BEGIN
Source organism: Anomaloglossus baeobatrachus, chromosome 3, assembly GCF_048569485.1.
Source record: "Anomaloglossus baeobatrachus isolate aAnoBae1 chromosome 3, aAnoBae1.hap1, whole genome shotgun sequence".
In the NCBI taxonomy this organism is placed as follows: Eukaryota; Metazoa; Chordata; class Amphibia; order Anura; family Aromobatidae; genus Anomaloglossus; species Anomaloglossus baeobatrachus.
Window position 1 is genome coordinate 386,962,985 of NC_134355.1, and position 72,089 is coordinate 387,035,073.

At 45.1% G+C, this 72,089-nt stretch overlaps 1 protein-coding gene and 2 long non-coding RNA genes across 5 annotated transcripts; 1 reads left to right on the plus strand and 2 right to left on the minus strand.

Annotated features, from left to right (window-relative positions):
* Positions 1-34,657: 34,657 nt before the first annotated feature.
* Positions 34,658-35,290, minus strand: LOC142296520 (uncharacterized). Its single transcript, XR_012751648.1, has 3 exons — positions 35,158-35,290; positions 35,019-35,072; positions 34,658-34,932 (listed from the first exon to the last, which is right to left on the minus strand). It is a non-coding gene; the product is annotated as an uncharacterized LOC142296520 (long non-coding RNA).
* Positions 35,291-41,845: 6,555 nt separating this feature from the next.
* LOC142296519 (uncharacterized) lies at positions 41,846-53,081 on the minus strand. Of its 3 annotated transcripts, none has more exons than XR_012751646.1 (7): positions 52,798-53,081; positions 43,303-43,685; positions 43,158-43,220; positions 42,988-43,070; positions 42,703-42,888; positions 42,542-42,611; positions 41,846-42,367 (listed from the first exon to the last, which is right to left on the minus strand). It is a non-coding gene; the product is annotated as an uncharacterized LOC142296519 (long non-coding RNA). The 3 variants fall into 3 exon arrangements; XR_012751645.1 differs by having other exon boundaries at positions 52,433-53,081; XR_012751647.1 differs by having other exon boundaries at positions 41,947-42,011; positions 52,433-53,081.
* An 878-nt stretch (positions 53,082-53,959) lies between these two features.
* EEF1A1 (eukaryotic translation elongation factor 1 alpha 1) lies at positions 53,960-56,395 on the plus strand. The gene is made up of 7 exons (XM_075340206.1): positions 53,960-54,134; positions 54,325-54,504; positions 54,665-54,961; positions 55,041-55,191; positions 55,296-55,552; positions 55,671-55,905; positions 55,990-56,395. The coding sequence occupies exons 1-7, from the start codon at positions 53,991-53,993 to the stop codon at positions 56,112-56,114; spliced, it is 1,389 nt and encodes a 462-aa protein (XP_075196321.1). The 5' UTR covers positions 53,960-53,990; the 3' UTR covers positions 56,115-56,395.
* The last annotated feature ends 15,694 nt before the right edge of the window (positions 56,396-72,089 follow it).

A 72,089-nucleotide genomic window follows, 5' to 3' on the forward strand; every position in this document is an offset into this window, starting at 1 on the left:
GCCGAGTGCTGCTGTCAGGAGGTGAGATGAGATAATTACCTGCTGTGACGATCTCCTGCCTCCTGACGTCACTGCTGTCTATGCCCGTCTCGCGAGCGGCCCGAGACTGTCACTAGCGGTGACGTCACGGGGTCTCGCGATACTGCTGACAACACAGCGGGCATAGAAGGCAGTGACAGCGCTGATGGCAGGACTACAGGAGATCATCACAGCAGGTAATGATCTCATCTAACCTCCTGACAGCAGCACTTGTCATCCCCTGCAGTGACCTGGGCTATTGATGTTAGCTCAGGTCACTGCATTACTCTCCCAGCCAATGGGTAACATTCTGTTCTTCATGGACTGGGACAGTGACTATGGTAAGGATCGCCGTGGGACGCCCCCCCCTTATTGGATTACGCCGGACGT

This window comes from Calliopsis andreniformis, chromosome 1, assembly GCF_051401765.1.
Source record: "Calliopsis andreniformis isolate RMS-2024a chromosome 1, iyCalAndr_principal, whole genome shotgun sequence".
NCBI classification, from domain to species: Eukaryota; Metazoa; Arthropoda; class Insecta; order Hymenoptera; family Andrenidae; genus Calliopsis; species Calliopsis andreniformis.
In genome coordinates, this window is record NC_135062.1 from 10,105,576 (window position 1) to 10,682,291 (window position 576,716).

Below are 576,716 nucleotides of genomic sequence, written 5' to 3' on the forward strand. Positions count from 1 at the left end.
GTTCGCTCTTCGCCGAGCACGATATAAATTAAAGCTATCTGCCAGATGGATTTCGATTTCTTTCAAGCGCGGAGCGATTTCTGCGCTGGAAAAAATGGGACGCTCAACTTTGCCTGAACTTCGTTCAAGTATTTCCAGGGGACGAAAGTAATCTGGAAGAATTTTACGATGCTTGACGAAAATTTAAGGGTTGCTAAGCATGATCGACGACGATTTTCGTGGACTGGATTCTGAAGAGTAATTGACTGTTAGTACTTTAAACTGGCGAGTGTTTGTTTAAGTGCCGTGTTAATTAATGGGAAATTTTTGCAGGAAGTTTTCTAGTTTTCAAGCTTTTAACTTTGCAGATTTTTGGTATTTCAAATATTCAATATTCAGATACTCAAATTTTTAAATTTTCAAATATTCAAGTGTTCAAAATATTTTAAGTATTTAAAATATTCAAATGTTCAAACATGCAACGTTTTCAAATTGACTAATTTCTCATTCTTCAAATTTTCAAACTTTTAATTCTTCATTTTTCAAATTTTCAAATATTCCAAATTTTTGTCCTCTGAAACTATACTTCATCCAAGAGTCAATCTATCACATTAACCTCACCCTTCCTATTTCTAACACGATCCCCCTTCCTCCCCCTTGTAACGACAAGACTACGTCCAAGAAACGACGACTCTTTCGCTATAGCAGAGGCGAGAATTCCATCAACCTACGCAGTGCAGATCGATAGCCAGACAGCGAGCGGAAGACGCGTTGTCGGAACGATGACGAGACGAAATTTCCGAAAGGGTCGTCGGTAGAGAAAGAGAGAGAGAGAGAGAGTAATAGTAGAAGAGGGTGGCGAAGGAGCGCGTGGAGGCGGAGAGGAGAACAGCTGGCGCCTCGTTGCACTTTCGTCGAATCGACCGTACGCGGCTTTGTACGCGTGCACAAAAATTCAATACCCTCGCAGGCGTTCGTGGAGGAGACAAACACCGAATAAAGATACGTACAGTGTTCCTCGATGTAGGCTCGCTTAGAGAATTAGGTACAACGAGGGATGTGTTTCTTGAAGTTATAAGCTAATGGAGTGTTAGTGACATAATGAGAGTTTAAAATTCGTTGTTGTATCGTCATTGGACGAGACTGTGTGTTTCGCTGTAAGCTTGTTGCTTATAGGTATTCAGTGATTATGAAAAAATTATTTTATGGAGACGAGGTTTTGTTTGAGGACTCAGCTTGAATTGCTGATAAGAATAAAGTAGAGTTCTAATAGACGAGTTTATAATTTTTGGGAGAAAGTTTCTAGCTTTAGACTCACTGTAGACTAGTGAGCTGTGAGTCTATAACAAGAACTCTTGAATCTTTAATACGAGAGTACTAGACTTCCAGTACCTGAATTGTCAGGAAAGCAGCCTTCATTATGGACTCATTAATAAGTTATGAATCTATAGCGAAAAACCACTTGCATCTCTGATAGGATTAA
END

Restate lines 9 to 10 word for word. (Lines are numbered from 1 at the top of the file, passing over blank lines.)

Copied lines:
* Positions 35,291-41,845: 6,555 nt separating this feature from the next.
* LOC142296519 (uncharacterized) lies at positions 41,846-53,081 on the minus strand. Of its 3 annotated transcripts, none has more exons than XR_012751646.1 (7): positions 52,798-53,081; positions 43,303-43,685; positions 43,158-43,220; positions 42,988-43,070; positions 42,703-42,888; positions 42,542-42,611; positions 41,846-42,367 (listed from the first exon to the last, which is right to left on the minus strand). It is a non-coding gene; the product is annotated as an uncharacterized LOC142296519 (long non-coding RNA). The 3 variants fall into 3 exon arrangements; XR_012751645.1 differs by having other exon boundaries at positions 52,433-53,081; XR_012751647.1 differs by having other exon boundaries at positions 41,947-42,011; positions 52,433-53,081.